PP103. IDENTIFICATION OF COMPLEX ALLELES IN TWO CYSTIC FIBROSIS PATIENTS FROM SERBIA AND MONTENEGRO
D. RADIVOJEVIC1, M. Djurisic1, T. Lalic1, M. Guc-Scekic1, P. Minic1, A. Sovtic1, M. Tzetis2, E. Kanavakis2 1. Mother and Child Health Institute of Serbia Dr Vukan Cupic, Belgrade, Serbia and Montenegro 2. Department of Medical Genetics, University of Athens, Athens, Greece e-mail: badane@beotel.yu
*Corresponding Author:
page: 94

Abstract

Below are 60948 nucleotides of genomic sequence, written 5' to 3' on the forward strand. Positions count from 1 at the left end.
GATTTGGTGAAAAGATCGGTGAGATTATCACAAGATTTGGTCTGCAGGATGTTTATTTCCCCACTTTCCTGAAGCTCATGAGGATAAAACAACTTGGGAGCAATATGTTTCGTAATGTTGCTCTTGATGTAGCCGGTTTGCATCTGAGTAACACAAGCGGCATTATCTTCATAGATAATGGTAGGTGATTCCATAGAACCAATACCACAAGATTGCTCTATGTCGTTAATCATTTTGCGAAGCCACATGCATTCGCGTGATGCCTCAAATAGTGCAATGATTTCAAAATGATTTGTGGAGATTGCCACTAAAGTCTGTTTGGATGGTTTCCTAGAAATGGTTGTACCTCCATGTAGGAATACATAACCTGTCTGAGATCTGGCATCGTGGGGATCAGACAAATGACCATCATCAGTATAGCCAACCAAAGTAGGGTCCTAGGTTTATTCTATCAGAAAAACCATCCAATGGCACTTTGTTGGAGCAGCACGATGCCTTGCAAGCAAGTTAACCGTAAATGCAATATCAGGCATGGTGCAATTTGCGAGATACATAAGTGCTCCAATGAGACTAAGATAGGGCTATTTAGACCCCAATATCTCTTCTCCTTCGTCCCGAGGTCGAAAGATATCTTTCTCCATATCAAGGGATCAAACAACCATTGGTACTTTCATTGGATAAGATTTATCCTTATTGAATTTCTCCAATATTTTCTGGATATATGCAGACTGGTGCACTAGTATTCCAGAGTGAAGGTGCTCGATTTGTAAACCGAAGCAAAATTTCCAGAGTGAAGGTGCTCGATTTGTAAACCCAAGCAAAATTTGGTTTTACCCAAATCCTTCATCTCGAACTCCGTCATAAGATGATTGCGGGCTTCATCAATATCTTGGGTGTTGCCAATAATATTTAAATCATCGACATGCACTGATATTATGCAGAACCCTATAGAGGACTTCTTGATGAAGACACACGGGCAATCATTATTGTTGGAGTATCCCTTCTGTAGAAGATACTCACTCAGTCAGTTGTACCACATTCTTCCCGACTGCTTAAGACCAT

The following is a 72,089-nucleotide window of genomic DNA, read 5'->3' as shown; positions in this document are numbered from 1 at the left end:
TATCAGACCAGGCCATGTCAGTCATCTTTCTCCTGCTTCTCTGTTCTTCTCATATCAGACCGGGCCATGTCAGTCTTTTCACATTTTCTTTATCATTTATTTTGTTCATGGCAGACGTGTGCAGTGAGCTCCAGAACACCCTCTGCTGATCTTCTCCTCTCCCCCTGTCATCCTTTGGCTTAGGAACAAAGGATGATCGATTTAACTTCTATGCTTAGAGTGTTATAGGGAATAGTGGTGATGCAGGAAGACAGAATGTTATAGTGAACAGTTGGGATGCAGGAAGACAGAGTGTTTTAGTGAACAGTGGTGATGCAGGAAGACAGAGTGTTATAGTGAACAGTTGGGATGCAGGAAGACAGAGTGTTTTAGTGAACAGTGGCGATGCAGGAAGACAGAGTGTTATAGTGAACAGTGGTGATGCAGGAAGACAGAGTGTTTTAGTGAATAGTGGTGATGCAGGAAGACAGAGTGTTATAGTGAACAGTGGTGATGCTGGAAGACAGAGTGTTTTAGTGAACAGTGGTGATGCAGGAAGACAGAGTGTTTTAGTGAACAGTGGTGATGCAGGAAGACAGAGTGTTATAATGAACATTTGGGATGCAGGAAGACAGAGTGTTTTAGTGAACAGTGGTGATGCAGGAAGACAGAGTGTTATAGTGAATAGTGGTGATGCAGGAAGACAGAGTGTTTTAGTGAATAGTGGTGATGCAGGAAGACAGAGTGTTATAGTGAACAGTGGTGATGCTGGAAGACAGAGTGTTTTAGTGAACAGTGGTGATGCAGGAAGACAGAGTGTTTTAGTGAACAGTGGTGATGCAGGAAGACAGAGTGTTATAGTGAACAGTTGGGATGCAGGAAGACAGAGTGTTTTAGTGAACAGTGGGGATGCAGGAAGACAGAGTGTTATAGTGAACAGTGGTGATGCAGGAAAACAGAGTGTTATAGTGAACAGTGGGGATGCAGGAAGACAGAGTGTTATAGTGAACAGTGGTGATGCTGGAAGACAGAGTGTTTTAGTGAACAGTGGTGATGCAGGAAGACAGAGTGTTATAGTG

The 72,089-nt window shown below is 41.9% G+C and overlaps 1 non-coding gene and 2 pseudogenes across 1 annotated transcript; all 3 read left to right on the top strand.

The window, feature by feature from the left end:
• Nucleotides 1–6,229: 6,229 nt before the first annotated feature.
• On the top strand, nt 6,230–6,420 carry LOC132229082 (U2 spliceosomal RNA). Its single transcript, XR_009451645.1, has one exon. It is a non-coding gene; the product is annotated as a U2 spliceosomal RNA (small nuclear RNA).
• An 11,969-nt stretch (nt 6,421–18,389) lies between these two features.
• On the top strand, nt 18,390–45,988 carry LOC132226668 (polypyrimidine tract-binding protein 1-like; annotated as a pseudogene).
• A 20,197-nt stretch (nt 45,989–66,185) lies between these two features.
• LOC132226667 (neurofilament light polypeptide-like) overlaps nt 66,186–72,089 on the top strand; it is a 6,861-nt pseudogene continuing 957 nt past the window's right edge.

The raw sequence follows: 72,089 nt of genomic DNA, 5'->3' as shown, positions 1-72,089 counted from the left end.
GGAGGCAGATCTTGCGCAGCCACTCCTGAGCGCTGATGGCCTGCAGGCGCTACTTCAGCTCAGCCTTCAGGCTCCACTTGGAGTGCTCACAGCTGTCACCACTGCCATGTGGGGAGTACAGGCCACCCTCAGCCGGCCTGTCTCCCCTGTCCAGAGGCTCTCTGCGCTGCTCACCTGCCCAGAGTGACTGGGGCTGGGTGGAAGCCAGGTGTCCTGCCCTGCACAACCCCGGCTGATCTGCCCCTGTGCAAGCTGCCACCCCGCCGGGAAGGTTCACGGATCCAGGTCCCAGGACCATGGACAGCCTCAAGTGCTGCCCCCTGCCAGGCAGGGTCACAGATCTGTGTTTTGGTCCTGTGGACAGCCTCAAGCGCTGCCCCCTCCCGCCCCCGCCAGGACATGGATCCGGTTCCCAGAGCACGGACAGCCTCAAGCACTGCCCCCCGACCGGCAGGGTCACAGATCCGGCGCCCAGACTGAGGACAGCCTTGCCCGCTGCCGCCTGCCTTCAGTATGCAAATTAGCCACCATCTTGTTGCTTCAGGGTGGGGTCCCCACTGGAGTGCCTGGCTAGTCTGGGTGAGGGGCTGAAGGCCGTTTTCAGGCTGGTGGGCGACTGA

Cystic fibrosis (CF) gene is observed to have the highest frequency of mutations in Caucasian population (more then 1400). A group of relatively common CF alleles occurs in certain populations, but majority of mutations are rare, being private or limited to a small number of individuals. Since 1996. as a part of routine postnatal CF diagnostic procedures, we have been analyzed DNA samples of 179 patients for the presence of molecular defects in CFTR gene. Results showed that 18 different mutations accounted for 82.41% of CF alleles. In two patients DGGE patterns of exon 10 had unusually movement, and after sequencing of PCR-amplified genomic DNA it were shown that they had complex alleles. Both patients, although unrelated, were compound heterozygous for F508del inherited from one parent, and S466X with R1070Q in cis, inherited from the other parent. They were 7 years old females and had similar clinical symptoms with age at diagnosis before first year of life. Chloride sweat values were more then 91mmol/L, they were PI since birth, with obstructive lung disease and chronic cough. In both cases phenotype was severe despite the fact that one of the mutations (R1070Q) belongs to class IV (mild mutations). Both girls were from the same region of our country, which sugge st that their families might have common ancestor from whom they inherited this unusual allele. Complex alleles, in which more than one CFTR mutation is present in cis are very rare, but have been observed in some populations. In this group of analyzed CF patients frequency of double-mutant alleles was 1.12%, suggesting that they might be more common than expected in our country. These findings are important cause of their implication for molecular diagnosis and genetic counseling of families at risk.




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